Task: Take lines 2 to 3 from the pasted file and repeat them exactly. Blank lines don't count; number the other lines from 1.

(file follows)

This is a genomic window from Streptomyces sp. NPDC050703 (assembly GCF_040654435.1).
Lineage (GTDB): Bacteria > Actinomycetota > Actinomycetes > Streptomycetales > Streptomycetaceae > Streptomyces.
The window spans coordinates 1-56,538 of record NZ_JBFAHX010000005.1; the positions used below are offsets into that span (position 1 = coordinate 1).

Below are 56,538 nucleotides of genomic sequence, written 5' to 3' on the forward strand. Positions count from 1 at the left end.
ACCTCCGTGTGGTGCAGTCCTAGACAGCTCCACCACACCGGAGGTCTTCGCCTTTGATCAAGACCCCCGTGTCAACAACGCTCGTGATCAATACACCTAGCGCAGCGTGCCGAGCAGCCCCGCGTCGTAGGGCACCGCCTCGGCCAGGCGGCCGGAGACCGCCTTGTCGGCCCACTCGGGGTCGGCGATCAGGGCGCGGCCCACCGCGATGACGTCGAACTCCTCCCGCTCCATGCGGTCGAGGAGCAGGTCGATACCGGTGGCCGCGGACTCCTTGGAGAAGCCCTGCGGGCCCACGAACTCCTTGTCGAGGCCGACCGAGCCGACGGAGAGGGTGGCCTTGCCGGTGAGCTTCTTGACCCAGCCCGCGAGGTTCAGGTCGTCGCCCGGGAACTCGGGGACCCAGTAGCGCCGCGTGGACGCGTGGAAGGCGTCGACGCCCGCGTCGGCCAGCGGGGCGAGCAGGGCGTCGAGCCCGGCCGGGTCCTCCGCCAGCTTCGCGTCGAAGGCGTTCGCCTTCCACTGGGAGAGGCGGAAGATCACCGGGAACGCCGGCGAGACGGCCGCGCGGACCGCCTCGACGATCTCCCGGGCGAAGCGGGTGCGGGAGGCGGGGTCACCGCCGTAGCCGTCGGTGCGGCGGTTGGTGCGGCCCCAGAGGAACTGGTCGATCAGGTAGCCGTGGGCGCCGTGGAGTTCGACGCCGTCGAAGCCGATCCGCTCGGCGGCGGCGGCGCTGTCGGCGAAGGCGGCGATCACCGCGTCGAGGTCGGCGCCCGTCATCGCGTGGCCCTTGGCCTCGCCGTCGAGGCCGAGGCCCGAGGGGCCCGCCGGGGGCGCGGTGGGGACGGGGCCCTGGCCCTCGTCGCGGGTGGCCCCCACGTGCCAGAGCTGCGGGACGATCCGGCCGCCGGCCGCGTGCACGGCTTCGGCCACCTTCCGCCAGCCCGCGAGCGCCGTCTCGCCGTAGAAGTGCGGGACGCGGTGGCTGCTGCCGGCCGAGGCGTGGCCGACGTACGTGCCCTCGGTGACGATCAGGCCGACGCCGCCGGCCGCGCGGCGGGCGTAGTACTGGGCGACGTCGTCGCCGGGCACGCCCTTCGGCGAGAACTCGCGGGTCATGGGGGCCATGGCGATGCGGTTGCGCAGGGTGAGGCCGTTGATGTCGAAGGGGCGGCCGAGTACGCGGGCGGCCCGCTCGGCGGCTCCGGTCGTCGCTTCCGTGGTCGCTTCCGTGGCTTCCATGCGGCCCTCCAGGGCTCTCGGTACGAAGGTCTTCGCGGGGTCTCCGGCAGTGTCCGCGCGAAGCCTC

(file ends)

Lineage (GTDB): Bacteria > Actinomycetota > Actinomycetes > Streptomycetales > Streptomycetaceae > Streptomyces.
The window spans coordinates 1-56,538 of record NZ_JBFAHX010000005.1; the positions used below are offsets into that span (position 1 = coordinate 1).